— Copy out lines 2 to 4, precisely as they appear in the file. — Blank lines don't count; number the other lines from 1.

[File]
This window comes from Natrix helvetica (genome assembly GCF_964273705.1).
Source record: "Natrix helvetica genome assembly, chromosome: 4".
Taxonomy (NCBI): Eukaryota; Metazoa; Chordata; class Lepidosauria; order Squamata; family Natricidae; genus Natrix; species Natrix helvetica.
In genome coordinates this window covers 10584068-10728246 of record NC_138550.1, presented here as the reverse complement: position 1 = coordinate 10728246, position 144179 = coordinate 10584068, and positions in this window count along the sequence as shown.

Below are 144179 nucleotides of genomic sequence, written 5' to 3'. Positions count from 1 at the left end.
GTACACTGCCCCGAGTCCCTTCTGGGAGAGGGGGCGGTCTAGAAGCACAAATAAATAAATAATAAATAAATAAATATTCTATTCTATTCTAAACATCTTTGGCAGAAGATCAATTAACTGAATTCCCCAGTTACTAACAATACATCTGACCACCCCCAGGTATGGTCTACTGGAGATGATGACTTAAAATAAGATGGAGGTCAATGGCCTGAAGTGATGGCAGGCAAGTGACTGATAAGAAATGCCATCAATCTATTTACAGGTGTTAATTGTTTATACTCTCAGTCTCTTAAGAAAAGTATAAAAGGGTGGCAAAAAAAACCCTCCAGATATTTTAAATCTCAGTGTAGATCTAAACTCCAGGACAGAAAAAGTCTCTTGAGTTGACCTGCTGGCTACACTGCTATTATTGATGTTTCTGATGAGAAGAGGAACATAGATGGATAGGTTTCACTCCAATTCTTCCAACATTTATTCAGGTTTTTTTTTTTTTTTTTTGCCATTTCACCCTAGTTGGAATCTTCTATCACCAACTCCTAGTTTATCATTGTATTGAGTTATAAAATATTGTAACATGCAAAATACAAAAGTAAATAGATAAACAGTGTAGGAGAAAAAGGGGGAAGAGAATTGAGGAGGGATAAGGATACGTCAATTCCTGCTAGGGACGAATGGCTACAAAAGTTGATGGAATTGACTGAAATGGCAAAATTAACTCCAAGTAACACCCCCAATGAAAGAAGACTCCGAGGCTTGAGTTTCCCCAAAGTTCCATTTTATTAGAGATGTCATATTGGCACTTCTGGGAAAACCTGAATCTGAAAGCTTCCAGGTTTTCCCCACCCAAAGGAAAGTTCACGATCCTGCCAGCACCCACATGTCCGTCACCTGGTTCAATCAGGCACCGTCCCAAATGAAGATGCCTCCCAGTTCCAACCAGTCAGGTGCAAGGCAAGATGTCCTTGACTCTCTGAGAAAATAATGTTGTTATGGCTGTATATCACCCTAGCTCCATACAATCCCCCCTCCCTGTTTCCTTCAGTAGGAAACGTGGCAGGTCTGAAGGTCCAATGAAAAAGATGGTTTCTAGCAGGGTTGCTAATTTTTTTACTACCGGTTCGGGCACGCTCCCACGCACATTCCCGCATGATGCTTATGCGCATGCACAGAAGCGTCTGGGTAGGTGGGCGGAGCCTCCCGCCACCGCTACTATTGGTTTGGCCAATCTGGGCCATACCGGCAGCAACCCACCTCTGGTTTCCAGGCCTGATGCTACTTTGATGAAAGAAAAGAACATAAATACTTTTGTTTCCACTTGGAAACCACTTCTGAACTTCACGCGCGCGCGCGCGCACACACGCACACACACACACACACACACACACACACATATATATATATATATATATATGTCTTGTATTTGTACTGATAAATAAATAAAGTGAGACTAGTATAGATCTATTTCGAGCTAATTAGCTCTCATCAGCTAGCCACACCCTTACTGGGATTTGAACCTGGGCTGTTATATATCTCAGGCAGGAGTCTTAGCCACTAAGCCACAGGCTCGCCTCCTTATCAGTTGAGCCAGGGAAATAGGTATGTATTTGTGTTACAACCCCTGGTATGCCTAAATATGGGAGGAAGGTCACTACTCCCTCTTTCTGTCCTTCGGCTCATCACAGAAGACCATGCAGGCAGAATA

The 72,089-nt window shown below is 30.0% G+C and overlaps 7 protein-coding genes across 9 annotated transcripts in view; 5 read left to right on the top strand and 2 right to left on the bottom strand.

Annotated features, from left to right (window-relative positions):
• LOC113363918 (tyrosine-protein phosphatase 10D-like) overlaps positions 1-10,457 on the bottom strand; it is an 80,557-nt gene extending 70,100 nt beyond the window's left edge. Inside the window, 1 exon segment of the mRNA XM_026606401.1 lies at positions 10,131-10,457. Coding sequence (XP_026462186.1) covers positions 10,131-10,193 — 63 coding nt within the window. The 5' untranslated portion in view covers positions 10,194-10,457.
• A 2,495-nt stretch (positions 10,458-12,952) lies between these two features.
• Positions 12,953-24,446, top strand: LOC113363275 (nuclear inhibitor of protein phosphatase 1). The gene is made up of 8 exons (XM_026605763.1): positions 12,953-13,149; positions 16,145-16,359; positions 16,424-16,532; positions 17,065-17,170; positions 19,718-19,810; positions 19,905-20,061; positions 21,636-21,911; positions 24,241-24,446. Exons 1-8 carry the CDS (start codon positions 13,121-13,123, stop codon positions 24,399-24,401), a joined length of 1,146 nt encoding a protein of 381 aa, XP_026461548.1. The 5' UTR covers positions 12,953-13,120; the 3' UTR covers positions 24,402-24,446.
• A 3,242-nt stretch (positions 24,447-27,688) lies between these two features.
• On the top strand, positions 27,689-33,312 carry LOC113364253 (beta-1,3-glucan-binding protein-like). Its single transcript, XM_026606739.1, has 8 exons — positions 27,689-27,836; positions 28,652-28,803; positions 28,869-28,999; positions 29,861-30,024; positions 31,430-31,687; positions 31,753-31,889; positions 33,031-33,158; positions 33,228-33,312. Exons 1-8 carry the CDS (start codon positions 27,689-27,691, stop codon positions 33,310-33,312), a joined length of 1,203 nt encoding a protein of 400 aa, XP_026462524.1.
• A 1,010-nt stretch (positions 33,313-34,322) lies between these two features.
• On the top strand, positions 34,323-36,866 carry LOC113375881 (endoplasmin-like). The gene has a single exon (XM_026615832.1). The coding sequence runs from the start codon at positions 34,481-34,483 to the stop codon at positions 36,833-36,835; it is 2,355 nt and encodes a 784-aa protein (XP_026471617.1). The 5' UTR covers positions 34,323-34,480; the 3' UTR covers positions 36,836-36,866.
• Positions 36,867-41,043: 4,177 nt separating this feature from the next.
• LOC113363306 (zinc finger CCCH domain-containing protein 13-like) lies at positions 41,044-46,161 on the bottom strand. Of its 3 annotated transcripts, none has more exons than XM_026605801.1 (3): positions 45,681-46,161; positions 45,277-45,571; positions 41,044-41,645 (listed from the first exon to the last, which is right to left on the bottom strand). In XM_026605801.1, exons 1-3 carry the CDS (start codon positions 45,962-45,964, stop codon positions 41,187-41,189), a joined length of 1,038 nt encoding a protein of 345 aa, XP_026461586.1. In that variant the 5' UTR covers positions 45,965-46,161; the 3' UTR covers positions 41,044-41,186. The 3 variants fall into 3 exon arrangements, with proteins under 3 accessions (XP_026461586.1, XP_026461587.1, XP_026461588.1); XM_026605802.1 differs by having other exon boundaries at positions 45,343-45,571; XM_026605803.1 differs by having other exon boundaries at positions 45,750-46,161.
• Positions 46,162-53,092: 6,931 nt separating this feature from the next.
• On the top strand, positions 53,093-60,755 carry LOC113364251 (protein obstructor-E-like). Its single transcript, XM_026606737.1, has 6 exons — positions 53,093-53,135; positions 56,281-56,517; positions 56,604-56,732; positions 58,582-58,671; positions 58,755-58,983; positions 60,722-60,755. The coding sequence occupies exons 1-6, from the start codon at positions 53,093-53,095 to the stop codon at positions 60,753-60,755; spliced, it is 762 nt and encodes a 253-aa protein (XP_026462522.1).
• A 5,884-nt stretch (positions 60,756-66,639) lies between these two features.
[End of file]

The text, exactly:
Source record: "Natrix helvetica genome assembly, chromosome: 4".
Taxonomy (NCBI): Eukaryota; Metazoa; Chordata; class Lepidosauria; order Squamata; family Natricidae; genus Natrix; species Natrix helvetica.
In genome coordinates this window covers 10584068-10728246 of record NC_138550.1, presented here as the reverse complement: position 1 = coordinate 10728246, position 144179 = coordinate 10584068, and positions in this window count along the sequence as shown.